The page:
‘That’s now. I have my bearings. First left, down the stairs, third left. The gold drawing-room. Where Colonel Kramer holds court. Complete with minstrels’ gallery.’
‘What’s a minstrels’ gallery?’ Schaffer enquired.
‘A gallery for minstrels.’ (p.111)
It is a cartoon, a boy’s own wartime adventure, but of its genre it’s a masterpiece.
Apparently MacLean was commissioned by his neighbour in Switzerland, Richard Burton, to write a war movie he could take his son to, and that’s what gave him the idea to write something full of thrills and spills. Fascinatingly, he worked on the screenplay and novel simultaneously, and it’s interesting to compare the two. The movie ditches some of the complexities of the book in favour of far more bangs from Schaffer’s gelignite, and far, far more German being shot. Whereas in the book Smith makes a point of going back to untie the German radio operator that they’d tied up, once the castle gets burning – in the movie scores and scores of Germans are cut down like nine-pins by Clint Eastwood’s inexhaustible Schmeisser machine gun.
The movie was made and released within a year of the book (1968) and was a box office hit, partly because of the presence of Burton at his craggy best, alongside the gorgeous young Clint Eastwood, but also helped by the spectacular Alpine scenery and the cracking score from Ron Goodwin, both on display in the opening sequence.
Where Eagles Dare published by William Collins Sons and Co Ltd in 1967. All quotes from the 1986 Fontana paperback edition.
- Where Eagles Dare (novel) on Amazon
- Where Eagles Dare (movie) on Amazon
- Where Eagles Dare Wikipedia article
- Alistair MacLean Wikipedia article
The first 22 Alistair MacLean novels
1955 HMS Ulysses Gruelling war story about a doomed Arctic convoy.
1957 The Guns of Navarone Herioc war story about commandos who blow up superguns on a Greek island.
1957 South by Java Head A motley crew of soldiers, sailors, nurses and civilians fleeing Singapore endure a series of terrible ordeals in their bid to escape pursuing Japanese forces.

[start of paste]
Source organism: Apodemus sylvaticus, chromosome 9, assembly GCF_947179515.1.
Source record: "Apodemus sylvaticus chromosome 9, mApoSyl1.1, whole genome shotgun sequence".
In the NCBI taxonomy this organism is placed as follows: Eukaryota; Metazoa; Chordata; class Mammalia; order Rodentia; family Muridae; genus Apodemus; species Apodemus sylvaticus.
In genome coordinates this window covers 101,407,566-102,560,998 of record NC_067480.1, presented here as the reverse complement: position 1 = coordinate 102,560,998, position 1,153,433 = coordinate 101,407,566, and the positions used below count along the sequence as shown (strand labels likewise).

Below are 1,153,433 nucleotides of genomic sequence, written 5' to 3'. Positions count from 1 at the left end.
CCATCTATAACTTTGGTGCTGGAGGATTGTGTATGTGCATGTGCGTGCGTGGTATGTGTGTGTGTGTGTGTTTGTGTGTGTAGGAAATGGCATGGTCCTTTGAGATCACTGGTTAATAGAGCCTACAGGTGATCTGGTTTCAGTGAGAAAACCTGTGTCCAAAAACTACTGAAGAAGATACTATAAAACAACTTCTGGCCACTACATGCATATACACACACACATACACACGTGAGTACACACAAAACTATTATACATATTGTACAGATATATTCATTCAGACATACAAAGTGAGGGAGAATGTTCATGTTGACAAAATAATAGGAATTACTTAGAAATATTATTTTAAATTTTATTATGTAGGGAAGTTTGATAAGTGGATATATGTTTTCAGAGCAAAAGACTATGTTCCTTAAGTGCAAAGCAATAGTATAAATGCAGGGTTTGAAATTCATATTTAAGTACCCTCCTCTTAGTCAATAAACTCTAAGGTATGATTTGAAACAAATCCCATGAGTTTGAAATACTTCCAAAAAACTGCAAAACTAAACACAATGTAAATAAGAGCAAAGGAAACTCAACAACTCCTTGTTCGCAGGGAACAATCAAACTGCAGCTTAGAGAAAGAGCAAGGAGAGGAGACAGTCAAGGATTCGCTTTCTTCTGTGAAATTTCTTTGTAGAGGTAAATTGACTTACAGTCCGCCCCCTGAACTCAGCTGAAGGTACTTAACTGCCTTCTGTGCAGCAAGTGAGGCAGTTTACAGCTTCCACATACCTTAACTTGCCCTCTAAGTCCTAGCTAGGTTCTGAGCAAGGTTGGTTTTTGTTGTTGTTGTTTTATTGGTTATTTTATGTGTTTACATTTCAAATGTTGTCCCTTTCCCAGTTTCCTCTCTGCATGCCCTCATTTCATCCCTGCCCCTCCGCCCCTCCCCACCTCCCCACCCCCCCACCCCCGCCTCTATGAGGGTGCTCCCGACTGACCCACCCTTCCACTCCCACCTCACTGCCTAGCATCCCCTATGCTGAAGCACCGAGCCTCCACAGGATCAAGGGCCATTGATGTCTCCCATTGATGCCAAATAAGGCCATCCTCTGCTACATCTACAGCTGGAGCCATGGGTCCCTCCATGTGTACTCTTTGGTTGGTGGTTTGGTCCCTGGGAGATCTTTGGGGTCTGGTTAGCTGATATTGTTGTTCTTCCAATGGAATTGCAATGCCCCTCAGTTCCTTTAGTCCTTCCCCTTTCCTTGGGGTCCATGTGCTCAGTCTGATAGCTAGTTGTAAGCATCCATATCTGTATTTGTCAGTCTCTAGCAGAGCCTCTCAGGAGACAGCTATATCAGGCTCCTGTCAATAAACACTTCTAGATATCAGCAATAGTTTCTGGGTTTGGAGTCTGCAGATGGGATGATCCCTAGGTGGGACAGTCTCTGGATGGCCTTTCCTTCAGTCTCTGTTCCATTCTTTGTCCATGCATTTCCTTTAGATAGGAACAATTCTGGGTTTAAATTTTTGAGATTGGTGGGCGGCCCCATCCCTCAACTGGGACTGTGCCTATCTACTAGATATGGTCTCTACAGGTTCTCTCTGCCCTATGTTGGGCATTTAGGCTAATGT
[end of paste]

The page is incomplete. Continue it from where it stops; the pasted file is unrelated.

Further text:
1959 The Last Frontier Secret agent Michael Reynolds rescues a British scientist from communists in Hungary.
1959 Night Without End Arctic scientist Mason saves plane crash survivors from baddies who have stolen a secret missile guidance system.
1961 Fear is the Key Government agent John Talbot defeats a gang seeking treasure in a crashed plane off Florida.
1961 The Dark Crusader Counter-espionage agent John Bentall defeats a gang who plan to hold the world to ransom with a new intercontinental missile.
1962 The Golden Rendezvous First officer John Carter defeats a gang who hijack his ship with a nuclear weapon.
1962 The Satan Bug Agent Pierre Cavell defeats an attempt to blackmail the government using a new genetically engineered supervirus.
1963 Ice Station Zebra MI6 agent Dr John Carpenter defeats spies who have secured Russian satellite photos of US missile bases, destroyed the Arctic research base of the title, and nearly sink the nuclear sub sent to rescue them.
1966 When Eight Bells Toll British Treasury secret agent Philip Calvert defeats a gang who have been hijacking ships carrying bullion off the Scottish coast.
1967 Where Eagles Dare Six commandos are parachuted into snowy South Germany to rescue an American General who has the plans for D-Day and is being held captive in the inaccessible Schloss Adler, the Eagle’s Castle. Except this is merely a cover for a deeper mission – and the pretext for a ripping yarn chock-full of twists, turns and nailbiting excitement.
1968 Force 10 From Navarone Three of the heroes from Guns of Navarone parachute into Yugoslavia to blow up a dam and destroy two German armoured divisions.
1969 Puppet on a Chain Interpol agent Paul Sherman battles a grotesquely sadistic heroin-smuggling gang in Amsterdam.
1970 Caravan to Vaccarès British agent Neil Bowman foils a gang of gypsies who are smuggling Russian nuclear scientists via the south of France to China.
1971 Bear Island Doctor Marlowe deals with a spate of murders aboard a ship full of movie stars and crew heading into the Arctic Circle.
1973 The Way to Dusty Death World number one racing driver Johnny Harlow acts drunk and disgraced in order to foil a gang of heroin smugglers and kidnappers.
1974 Breakheart Pass The Wild West, 1873. Government agent John Deakin poses as a wanted criminal in order to foil a gang smuggling guns to Injuns in the Rockies and planning to steal government gold in return.
1975 Circus The CIA ask trapeze genius Bruno Wildermann to travel to an unnamed East European country, along with his circus, and use his skills to break into a secret weapons laboratory.
1976 The Golden Gate FBI agent Paul Revson is with the President’s convoy when it is hijacked on the Golden Gate bridge by a sophisticated gang of crooks who demand an outrageous ransom. Only he – and the doughty doctor he recruits and the pretty woman journalist -can save the President!
1977 Seawitch Oil executives hire an unhinged oil engineer, Cronkite, to wreak havoc on the oil rig of their rival, Lord Worth, who is saved by his beautiful daughter’s boyfriend, an ex-cop and superhero.
1977 Goodbye California Deranged muslim fanatic, Morro, kidnaps nuclear physicists and technicians in order to build atomic bombs which he detonates a) in the desert b) off coastal California, in order to demand a huge ransom. Luckily, he has also irritated maverick California cop, Ryder – by kidnapping his wife – so Ryder tracks him down, disarms his gang and kills him.